The origin of multiple crossroads
Through the facade in which the world appears under, there is an infinite network of channels. Nature and man works through continuous flows. Chilean artist, Juan a Gómez, has studied the various forms in which organisms and different structures are weaved together to form something bigger that transcends them. The result of her artwork shows the complexity that her search has reached.
Aseries of drawings and diagrams lay about the table. Everything begins there. “In the beginning, I draw what I visualize, the scale in which I will work, the organ, the system or the structures that I want to embroider,” says Juana Gómez regarding this point where the first signs of an unborn work or art emerge. The final concept is photographed and printed on cotton or linen canvas, where a network that seeks answers is about to arise, a channel that connects arguments and elements that coexist in our ecosystem and that stealthily keep the secret of the composition of vital beings that surround us.
“I start to work with several anatomy books at a time, since I seek to understand how our organism is connected, and that isn’t found in one book alone,” adds the artist while embroidering the narrative and perimeter of her work. The intercommunication, the links, the nexus. The sharing of information and the form in which the roles are complemented is her subject. The dependence that creates a community. “Once I have the organs, I draw directly on the photo printed on the canvas. Later, I choose the color palette and I start to embroider. It is a slow process and sometimes full of mistakes,” she describes, while speaking about the composition of the monstrosity that propels this interpretation to the completion of a new piece.
It is a flow of information, a help system, a system of processes that are interrelated and depend on that which emerges from creation or an ongoing process. So everything results in nature giving shelter to these answers. The origin of macrostructures that make up everything organic. The constitution of everything and the parts that are brought together to form it are underneath the superficiality. “If we remove that first layer of skin that makes us so uniform as human beings, the complexity and richness of our internal structure appears. Underneath the skin is where we find that which links us to other phenomena in the world,” says Juana, who devotes her work to showing those flows and connections that join us and make us human. “I’m not talking about an abstract idea, but rather a physical verification: internally, we are built similarly to the roots of a plant, internet transit routes, sea currents, mineral seams,” she concludes while emphasizing the idea of a world of homogenous connections and compositions that’re fabricated our surroundings.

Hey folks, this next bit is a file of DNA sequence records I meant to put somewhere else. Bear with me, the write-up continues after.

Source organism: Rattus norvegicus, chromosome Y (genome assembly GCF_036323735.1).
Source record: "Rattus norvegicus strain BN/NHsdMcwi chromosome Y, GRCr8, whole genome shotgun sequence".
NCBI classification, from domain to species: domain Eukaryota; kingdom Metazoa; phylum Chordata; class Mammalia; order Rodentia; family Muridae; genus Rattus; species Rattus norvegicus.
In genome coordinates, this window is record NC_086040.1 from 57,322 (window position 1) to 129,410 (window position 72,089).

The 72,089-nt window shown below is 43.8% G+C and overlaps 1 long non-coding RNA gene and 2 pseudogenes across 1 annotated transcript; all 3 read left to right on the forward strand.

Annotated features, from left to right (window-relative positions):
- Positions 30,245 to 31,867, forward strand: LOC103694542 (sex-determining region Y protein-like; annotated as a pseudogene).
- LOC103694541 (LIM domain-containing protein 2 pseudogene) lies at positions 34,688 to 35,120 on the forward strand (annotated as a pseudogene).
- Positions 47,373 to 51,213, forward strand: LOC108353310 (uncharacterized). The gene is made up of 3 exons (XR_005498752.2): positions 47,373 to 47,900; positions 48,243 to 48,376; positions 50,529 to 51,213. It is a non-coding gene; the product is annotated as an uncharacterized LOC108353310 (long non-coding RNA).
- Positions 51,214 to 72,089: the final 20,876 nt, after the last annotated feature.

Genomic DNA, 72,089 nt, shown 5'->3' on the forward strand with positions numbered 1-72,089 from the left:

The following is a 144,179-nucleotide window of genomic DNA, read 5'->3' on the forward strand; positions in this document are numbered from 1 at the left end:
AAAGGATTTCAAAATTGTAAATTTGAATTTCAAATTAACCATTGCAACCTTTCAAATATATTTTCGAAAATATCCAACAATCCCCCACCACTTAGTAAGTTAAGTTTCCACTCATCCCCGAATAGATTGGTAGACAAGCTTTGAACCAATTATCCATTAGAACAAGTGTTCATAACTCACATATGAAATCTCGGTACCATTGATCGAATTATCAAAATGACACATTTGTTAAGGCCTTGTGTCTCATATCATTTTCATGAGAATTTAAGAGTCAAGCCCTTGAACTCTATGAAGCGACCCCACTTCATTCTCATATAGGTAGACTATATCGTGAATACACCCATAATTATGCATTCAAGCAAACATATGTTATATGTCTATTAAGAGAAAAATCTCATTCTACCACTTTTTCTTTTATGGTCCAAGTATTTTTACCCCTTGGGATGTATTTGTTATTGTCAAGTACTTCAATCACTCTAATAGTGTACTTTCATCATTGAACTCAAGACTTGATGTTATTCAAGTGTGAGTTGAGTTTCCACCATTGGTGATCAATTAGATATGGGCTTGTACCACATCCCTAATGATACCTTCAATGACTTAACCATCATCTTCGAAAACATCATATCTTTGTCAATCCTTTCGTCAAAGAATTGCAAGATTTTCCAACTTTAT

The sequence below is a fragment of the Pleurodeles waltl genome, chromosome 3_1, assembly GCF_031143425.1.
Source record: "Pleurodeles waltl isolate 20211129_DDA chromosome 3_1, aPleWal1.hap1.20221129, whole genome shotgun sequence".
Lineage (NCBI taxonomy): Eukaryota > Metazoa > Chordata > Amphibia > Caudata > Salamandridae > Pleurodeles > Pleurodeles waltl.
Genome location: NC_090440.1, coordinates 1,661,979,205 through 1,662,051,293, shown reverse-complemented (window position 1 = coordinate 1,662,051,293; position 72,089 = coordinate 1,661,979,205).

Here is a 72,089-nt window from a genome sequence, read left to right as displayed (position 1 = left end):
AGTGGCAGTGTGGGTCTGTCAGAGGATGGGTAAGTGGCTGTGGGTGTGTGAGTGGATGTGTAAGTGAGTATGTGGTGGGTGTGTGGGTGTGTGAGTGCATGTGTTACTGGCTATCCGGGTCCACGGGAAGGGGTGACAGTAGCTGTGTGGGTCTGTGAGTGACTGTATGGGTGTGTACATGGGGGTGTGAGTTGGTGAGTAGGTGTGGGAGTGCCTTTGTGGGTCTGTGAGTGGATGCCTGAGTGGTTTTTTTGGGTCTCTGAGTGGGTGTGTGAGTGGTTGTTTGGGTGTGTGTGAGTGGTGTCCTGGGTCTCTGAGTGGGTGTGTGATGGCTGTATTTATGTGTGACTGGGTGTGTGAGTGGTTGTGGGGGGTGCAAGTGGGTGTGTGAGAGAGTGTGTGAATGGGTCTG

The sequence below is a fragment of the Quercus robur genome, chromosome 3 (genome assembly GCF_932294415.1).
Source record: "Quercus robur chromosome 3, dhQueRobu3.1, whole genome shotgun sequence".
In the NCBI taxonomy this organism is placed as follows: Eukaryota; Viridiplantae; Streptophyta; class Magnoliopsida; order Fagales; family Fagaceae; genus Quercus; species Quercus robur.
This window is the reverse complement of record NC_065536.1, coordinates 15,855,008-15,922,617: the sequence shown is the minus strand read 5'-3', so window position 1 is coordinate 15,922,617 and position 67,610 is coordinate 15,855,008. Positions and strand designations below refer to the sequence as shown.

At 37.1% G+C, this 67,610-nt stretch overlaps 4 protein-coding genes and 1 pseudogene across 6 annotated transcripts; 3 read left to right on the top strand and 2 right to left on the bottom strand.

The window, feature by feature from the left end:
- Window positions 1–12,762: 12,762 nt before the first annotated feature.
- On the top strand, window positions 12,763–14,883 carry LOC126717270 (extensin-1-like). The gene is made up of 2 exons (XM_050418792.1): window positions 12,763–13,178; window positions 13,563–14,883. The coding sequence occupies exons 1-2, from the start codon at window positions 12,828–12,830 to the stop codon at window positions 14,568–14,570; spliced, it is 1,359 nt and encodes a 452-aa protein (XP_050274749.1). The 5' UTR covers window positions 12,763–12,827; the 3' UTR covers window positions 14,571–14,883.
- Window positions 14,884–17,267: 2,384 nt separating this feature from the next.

From root to branch
Your work seems to mix the organic and the sensitive. What do they symbolize and how did the idea of creating this link arise?
For me, interconnection is the central aspect of everything and the most typical symbols are roots and trees. This design is the pattern that largely supports what we are. Our body is made of the sum of these filigrees that have their main trunk and get finer and finer as they near their ends. We comply with a design from which we are only one more expression.
How do you get the structure of the networks and how do you finish them once you have started?
None of my pieces are complete: the level of detail that could be reached is infinitely greater than that which I can represent through embroidery, but there is a moment in which you are able to catch a glimpse of that complexity. It is an exact point, a moment where a part shows everything. You must let the image take its course and let it mature and grow on its own. The model, all of a sudden, is left aside and you start to see the work itself, like something new, with its own rhythm. Sometimes you leave it from one night to anther and it is as if it grows in the meantime, as if it has its own will. There you know that you don’t need to work on it again.
Does your work seek to show how to give meaning to a structure and its functioning?
I think that my work speaks of things that are so essential that they aren’t noticed. However, we bear this history in our bones. These same organic structures come to life in technology and we are affecting the social behavior of human beings. The human machine, which forms us as human beings goes beyond the physical body, it is slowly being revealed like a second skin that now covers the entire planet. I think that my work also seeks to put emphasis on one of our major blind spots: the fact that this experience and this body is finite.
Regarding what you exhibit in your work, is it a replica or a reflection of your own body?
I have embroidered almost this entire series about my own body. Working with my body seems to me more direct and honest than working with someone else. Choosing a model implied a decision or discrimination, and I didn’t want have any aesthetic biases and would rather work with what I have, with what I am. Challenging my own image has been a much more difficult task, since I am extremely modest. When I start to draw on top of me, I start to see myself as an anatomy model, something dead. I had always thought that I was ready to face death, but this work has made me feel more fragile. It has made my own body more present, with its strengths and weaknesses, and that unavoidable awareness connects us with our finite nature and with the fear and wonder of death.